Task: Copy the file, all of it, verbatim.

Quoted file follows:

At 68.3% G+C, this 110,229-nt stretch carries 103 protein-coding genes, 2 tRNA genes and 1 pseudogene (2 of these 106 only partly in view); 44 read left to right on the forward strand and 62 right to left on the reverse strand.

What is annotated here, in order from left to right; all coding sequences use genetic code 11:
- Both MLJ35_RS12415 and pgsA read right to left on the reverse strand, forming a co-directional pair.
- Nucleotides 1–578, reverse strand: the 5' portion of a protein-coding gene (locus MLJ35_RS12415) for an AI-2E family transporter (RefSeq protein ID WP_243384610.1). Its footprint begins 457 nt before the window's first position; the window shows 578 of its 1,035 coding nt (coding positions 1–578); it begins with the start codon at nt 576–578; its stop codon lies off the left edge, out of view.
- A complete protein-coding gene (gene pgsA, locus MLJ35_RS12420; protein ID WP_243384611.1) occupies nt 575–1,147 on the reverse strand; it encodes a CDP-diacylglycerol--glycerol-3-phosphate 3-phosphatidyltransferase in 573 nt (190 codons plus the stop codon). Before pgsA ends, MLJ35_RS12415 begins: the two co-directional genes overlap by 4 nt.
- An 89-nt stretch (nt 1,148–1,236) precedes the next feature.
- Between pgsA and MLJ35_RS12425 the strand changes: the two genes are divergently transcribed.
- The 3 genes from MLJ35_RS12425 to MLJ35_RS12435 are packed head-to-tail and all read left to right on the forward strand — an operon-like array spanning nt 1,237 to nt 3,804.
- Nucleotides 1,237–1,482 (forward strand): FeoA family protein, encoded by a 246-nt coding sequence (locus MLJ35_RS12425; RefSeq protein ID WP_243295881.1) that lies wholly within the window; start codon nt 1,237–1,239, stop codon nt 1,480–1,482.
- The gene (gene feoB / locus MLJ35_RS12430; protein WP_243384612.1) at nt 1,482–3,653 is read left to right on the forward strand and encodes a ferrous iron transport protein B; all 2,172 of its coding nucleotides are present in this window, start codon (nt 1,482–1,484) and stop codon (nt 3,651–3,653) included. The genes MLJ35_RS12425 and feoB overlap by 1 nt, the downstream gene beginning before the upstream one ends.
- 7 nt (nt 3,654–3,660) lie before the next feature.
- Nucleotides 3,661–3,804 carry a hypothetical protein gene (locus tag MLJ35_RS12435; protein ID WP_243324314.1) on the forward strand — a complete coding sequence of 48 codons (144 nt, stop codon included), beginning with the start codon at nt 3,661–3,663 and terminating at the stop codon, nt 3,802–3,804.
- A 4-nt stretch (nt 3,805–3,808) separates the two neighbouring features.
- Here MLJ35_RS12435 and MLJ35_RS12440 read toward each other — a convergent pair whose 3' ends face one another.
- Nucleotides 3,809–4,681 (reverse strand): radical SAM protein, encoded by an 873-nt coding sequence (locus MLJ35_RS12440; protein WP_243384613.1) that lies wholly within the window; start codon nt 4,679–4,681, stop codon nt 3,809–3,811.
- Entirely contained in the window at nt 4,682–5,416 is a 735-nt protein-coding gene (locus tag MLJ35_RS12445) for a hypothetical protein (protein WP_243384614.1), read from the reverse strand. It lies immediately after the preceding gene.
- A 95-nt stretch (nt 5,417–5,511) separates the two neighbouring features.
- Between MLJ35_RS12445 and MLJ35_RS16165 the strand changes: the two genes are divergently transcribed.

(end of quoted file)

At 68.3% G+C, this 110,229-nt stretch carries 103 protein-coding genes, 2 tRNA genes and 1 pseudogene (2 of these 106 only partly in view); 44 read left to right on the forward strand and 62 right to left on the reverse strand.

What is annotated here, in order from left to right; all coding sequences use genetic code 11:
- Both MLJ35_RS12415 and pgsA read right to left on the reverse strand, forming a co-directional pair.
- Nucleotides 1–578, reverse strand: the 5' portion of a protein-coding gene (locus MLJ35_RS12415) for an AI-2E family transporter (RefSeq protein ID WP_243384610.1). Its footprint begins 457 nt before the window's first position; the window shows 578 of its 1,035 coding nt (coding positions 1–578); it begins with the start codon at nt 576–578; its stop codon lies off the left edge, out of view.
- A complete protein-coding gene (gene pgsA, locus MLJ35_RS12420; protein ID WP_243384611.1) occupies nt 575–1,147 on the reverse strand; it encodes a CDP-diacylglycerol--glycerol-3-phosphate 3-phosphatidyltransferase in 573 nt (190 codons plus the stop codon). Before pgsA ends, MLJ35_RS12415 begins: the two co-directional genes overlap by 4 nt.
- An 89-nt stretch (nt 1,148–1,236) precedes the next feature.
- Between pgsA and MLJ35_RS12425 the strand changes: the two genes are divergently transcribed.
- The 3 genes from MLJ35_RS12425 to MLJ35_RS12435 are packed head-to-tail and all read left to right on the forward strand — an operon-like array spanning nt 1,237 to nt 3,804.
- Nucleotides 1,237–1,482 (forward strand): FeoA family protein, encoded by a 246-nt coding sequence (locus MLJ35_RS12425; RefSeq protein ID WP_243295881.1) that lies wholly within the window; start codon nt 1,237–1,239, stop codon nt 1,480–1,482.
- The gene (gene feoB / locus MLJ35_RS12430; protein WP_243384612.1) at nt 1,482–3,653 is read left to right on the forward strand and encodes a ferrous iron transport protein B; all 2,172 of its coding nucleotides are present in this window, start codon (nt 1,482–1,484) and stop codon (nt 3,651–3,653) included. The genes MLJ35_RS12425 and feoB overlap by 1 nt, the downstream gene beginning before the upstream one ends.
- 7 nt (nt 3,654–3,660) lie before the next feature.
- Nucleotides 3,661–3,804 carry a hypothetical protein gene (locus tag MLJ35_RS12435; protein ID WP_243324314.1) on the forward strand — a complete coding sequence of 48 codons (144 nt, stop codon included), beginning with the start codon at nt 3,661–3,663 and terminating at the stop codon, nt 3,802–3,804.
- A 4-nt stretch (nt 3,805–3,808) separates the two neighbouring features.
- Here MLJ35_RS12435 and MLJ35_RS12440 read toward each other — a convergent pair whose 3' ends face one another.
- Nucleotides 3,809–4,681 (reverse strand): radical SAM protein, encoded by an 873-nt coding sequence (locus MLJ35_RS12440; protein WP_243384613.1) that lies wholly within the window; start codon nt 4,679–4,681, stop codon nt 3,809–3,811.
- Entirely contained in the window at nt 4,682–5,416 is a 735-nt protein-coding gene (locus tag MLJ35_RS12445) for a hypothetical protein (protein WP_243384614.1), read from the reverse strand. It lies immediately after the preceding gene.
- A 95-nt stretch (nt 5,417–5,511) separates the two neighbouring features.
- Between MLJ35_RS12445 and MLJ35_RS16165 the strand changes: the two genes are divergently transcribed.